You are right, this is very different than the economic collapse in 2008/2009. That collapse was due to a collapse of much of the banking system. Large banks failed, and may others were on the verge of doing so. Banks also tightened up lending, contributing to economic contraction and long term stagnation. This underlying issue in the banking industry lasted years.

    The current situation is much different economically. There is no fundamental problem with the financial system or business climate. There is a temporary issue which is causing temporary disruption.

    Once that disruption resolves, there will likely be a massive economic boom due to the removal of bottlenecks in the supply chain and pent up demand.

    That being said, it may take a very long time for the stock market to recover, primarily because the stock market was massively over-priced by historic standards prior to this crash. Even considering the recent crash, many stocks are still trading at high P/E ratios, form a historical perspective. However, the stock market, is not the economy.

    FYI. THERE IS NO DISRUPTION IN THE SUPPLY CHAIN FOR TOILET PAPER/TISSUE PRODUCTS. 90% of what is consumed in the U.S. is made in the U.S. the other 10% is made in Canada and Mexico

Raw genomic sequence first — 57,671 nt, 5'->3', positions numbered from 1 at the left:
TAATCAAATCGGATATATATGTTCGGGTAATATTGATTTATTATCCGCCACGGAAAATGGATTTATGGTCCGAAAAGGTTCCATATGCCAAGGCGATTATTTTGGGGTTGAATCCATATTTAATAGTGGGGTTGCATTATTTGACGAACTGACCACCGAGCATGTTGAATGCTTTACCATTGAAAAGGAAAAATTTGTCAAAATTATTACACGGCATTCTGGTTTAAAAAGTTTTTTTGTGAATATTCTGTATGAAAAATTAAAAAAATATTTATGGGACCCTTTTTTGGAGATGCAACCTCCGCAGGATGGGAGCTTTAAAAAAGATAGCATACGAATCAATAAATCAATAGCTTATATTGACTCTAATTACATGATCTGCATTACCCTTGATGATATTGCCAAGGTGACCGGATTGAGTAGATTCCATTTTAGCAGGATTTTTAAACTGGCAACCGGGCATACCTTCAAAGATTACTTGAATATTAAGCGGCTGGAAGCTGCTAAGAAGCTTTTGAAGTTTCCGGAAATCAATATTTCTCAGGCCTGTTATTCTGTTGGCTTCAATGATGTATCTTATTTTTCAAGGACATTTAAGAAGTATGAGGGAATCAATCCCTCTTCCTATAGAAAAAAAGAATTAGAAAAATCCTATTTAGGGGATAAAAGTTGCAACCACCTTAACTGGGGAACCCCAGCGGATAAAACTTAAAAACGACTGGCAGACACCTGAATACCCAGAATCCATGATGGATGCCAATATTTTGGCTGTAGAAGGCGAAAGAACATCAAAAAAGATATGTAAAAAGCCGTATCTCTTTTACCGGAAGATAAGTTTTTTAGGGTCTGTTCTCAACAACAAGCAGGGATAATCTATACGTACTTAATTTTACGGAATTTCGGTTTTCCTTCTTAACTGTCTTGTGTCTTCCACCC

In other countries these items may not b made locally, so people hoarded them, p[people in the U.S. have copied this behavior irrationally, which has caused stores to run out. The stores are still getting their regular deliveries, manufacturing is domestic and largely automated. It would likely be the last thing to have an issue with the supply chain.

  2. The stock market downturn is being caused by the democrats and their propagandist media who are trying to tank the economy to give senile Joe an iota of a chance to win in November.

  3. Duvi, thanks for the article. At the end, you wrote: “It is particularly crucial for governments and the business world to make long term adjustments…such as reduced reliance on imports from China…”

    I respectfully disagree with this statement. Comparative advantage is an economic reality wherein you do what you do best and export that product while the other country does what it does best and exports that product. Imports are not bad when it is significantly cheaper to produce offshore. Paying an American workforce to produce the same products would harm our consumer-driven economy.

    Instead, the focus should be on fairness and enforcement of international law. The IMF Articles of Agreement Art. IV sec. 1(iii) prohibits manipulating a currency for economic advantage. Both the US and China became IMF members in 1945 and are therefore bound by the IMF Articles of Agreement.

    China manipulates its currency, the Yuan (aka RMB), by purposely devaluing it so it exports are cheap. In contrast, US exports to China are expensive. Because China has so a huge cache of US dollars, due to the money coming in from its products and because China is such a big purchaser of US bonds, it can manipulate the currency.

    Recently, Trump issued tariffs against certain Chinese products in an attempt to level the playing field. Still, China has an unfair advantage and is in violation of international law.

    Since 2012, the derivatives market has gone through changes that account for catastrophic occurrences (ie uncleared margin rules). The rest of the market should do the same.

    Bottom line: this is not about reliance, it is about fairness and planning.